- Embiid (11.0) and Harden (8.0) rank second and third in free throw attempts per game. Harden’s free throw rate (49.6 attempts per 100 shots from the field) is the fourth-lowest mark of his 13 seasons, but is up from 44.0 last season.
- Harden has shot just 54.4% in the restricted area, the sixth-worst mark among 157 players with at least 100 restricted-area attempts and his lowest mark since his rookie year (down from 63.2% last season).
3. Pacers get a young star
In: Tyrese Haliburton, Buddy Hield, Jalen Smith, Tristan Thompson
Out: Torrey Craig, Justin Holiday, Jeremy Lamb, Caris LeVert, Domantas Sabonis
Quick take: In just his second season, Haliburton ranks among both the league’s best shooters and its best passers. With his size, he could be a special player.
Notes on the new Pacers …
- Haliburton has shot 57-for-142 (40.1%) on pull-up 3-pointers, the second-best mark among 51 players who’ve attempted at least 100. He’s one of 11 players who’ve shot 40% or better on at least 200 total 3-point attempts in each of the last two seasons.
- Haliburton (7.4, 3.30) is one of three players — All-Stars Dejounte Murray and Chris Paul are the others — who’ve averaged at least seven assists per game and have an assist/turnover ratio of 3.0 or better.
- Haliburton is one of five players who’ve played at least 500 minutes and have more steals (86) than personal fouls (71). Only Memphis’ Tyus Jones (44, 21) has a bigger differential.
- Hield ranks second in total 3-point attempts (495). His 36.8% from 3-point range is the worst mark of his career.
- Haliburton has 46 assists on Hield‘s 3-pointers. That’s tied for the second-most assists from a player on a single teammate’s 3-pointers.
- Hield has shot just 59-for-136 (43.4%) in the paint, the ninth-worst mark among 252 players with at least 100 field goal attempts in the paint.
- Thompson has grabbed 14.2% of available offensive rebounds while he’s been on the floor. That’s the fifth-highest rate among 301 players who’ve averaged at least 15 minutes in 25 games or more.
- The Pacers were 8.3 points per 100 possessions better with Sabonis on the floor alongside Myles Turner (+3.5) than they were with Turner on the floor without Sabonis (-4.8).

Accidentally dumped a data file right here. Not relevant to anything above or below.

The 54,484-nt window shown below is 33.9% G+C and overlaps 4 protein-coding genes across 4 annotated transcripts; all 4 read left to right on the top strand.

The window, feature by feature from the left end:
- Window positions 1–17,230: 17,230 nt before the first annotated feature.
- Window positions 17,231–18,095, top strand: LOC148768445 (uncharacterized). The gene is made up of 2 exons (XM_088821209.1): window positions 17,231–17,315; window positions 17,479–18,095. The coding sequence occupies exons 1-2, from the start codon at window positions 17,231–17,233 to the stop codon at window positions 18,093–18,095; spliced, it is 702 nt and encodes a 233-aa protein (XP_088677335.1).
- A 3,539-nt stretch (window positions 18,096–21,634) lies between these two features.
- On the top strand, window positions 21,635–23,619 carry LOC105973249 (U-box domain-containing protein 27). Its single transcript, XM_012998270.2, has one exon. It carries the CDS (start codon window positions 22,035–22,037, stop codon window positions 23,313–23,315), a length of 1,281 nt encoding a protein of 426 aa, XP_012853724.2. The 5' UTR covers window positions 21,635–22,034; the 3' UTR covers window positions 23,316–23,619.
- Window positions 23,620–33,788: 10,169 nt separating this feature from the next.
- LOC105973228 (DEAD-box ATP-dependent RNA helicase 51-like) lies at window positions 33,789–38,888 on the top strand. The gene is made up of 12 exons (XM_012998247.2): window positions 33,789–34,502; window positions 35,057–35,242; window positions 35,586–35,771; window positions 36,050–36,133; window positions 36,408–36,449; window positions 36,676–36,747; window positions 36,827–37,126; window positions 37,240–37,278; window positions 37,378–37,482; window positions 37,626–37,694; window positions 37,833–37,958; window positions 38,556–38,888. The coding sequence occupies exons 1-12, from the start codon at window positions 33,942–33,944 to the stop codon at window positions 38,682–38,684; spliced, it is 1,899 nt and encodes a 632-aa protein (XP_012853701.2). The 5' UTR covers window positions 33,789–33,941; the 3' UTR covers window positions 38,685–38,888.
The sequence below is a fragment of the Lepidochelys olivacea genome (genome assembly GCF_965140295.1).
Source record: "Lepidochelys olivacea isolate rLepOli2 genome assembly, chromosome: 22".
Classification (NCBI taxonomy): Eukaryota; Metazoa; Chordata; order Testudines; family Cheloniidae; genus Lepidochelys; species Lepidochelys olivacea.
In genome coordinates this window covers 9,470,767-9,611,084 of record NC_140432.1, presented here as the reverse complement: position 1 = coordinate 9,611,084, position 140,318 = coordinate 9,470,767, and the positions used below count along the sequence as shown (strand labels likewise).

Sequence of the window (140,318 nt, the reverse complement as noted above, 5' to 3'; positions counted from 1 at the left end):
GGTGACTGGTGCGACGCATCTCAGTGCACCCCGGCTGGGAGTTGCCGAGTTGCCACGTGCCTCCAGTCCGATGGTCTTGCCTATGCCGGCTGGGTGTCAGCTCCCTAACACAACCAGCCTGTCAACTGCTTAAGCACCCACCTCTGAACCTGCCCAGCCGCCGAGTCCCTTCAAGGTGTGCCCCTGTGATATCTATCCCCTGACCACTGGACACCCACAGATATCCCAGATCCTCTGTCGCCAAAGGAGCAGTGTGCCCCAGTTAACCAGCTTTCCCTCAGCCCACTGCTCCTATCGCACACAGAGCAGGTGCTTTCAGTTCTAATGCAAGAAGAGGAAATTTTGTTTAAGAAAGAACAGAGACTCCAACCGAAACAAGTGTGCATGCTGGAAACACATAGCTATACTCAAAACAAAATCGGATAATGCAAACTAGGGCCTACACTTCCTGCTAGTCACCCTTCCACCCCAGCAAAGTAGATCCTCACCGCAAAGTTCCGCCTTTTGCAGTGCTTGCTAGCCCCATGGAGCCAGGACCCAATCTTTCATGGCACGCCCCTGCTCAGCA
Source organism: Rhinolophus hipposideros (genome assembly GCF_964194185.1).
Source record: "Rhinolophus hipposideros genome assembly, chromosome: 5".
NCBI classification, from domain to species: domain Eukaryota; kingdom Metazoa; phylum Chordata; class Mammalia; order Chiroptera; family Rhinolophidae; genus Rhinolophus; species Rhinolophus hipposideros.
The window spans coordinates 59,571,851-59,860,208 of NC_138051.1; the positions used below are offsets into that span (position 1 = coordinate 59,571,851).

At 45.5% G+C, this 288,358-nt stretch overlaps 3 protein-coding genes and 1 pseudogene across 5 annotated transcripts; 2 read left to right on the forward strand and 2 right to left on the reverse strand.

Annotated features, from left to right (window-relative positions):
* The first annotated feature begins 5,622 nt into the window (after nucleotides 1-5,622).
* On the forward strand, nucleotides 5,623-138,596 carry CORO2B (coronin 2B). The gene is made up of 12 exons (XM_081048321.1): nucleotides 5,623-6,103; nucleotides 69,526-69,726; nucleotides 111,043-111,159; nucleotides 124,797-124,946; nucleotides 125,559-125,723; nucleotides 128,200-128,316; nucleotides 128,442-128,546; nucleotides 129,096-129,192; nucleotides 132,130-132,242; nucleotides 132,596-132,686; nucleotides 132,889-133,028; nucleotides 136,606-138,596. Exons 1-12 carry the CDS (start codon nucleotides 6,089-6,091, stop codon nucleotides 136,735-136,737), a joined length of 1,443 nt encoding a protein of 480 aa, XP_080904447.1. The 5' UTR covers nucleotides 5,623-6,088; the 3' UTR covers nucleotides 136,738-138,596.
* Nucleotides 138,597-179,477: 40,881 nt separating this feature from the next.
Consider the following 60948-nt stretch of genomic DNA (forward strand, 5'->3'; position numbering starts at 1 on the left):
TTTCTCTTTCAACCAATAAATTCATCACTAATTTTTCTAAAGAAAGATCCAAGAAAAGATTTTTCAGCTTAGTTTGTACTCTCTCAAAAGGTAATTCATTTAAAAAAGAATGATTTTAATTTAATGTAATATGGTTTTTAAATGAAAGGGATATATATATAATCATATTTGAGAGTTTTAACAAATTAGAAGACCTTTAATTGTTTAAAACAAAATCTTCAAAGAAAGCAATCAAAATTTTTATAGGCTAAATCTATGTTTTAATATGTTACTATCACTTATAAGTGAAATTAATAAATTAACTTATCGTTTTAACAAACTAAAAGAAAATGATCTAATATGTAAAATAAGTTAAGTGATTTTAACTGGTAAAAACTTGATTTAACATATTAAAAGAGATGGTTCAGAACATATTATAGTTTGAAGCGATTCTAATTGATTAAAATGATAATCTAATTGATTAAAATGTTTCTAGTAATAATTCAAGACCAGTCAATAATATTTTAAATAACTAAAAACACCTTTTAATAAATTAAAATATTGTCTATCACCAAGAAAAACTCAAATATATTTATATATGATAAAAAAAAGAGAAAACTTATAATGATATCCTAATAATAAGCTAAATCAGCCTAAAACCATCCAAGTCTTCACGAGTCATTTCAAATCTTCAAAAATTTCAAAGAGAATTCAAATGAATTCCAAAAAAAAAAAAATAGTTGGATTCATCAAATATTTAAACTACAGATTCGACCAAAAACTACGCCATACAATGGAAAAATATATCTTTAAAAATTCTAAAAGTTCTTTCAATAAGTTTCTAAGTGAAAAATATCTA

4. Kings go big
In: Donte DiVincenzo, Justin Holiday, Josh Jackson, Lamb, Trey Lyles, Sabonis
Out: Marvin Bagley III, Haliburton, Hield, Thompson
Quick take: The Kings got a steal when they drafted Haliburton with the 12th pick in 2020. But they’ve added an All-Star-caliber big man (on a reasonable contract) and now have less overlap with their two best players. Of course, neither of their two best players (Sabonis and De’Aaron Fox) shoot particularly well from the perimeter.
Notes on the Kings…
- Sabonis has a field goal percentage of 67.1% in the paint and an effective field goal percentage of 41.4% on shots from outside the paint. That’s the second biggest differential (smaller than only that of Anthony Davis) among 188 players with at least 100 field goal attempts both in and outside the paint.
- Sabonis ranks third in the league with 6.5 elbow touches per game, in the top four for the fourth straight season.
- Sabonis has scored 1.33 points per possession as a roll man with the Pacers. That was tied (with that of new teammate Richaun Holmes) for the fourth-best mark among 26 players with at least 100 roll-man possessions (for a single team).
- DiVincenzo (28.4%), Jackson (26.5%), Lamb (33.6%), Lyles (30.1%) and Sabonis (32.1%) have all shot worse than the league average (34.9%) from 3-point range. Jackson’s is the fifth-worst mark among 221 players with at least 100 3-point attempts. Fox (26.9%) and Chimezie Metu (27.1%) have the seventh and eighth-worst marks, respectively.
- Holiday (37.1%) is the one new addition that’s shot well from beyond the arc, and he’s taken only 16% of his shots in the paint. That’s the sixth-lowest rate among 236 players with at least 250 total field goal attempts. His free throw rate (9.2 attempts per 100 shots from the field) is the 13th lowest among those same 236 players. He’s been assisted on 92% of buckets, the sixth-highest rate among 257 players with at least 100 total field goals.
5. McCollum to New Orleans
In: CJ McCollum, Larry Nance Jr., Tony Snell
Out: Nickeil Alexander-Walker, Josh Hart, Didi Louzada, Tomas Satoransky
Quick take: The Pelicans were really hurting in the backcourt, and McCollum is a huge upgrade. How he and Brandon Ingram work together will be interesting to watch while we wait on the return of Zion Williamson.
Notes on the new Pelicans …
- McCollum‘s true shooting percentage of 53.2% is his lowest mark since his rookie season and ranks 34th among 46 players with a usage rate of 25% or higher. His free throw rate (10.2 attempts per 100 shots from the field) is the 13th-lowest mark among 236 players with at least 250 total field goal attempts.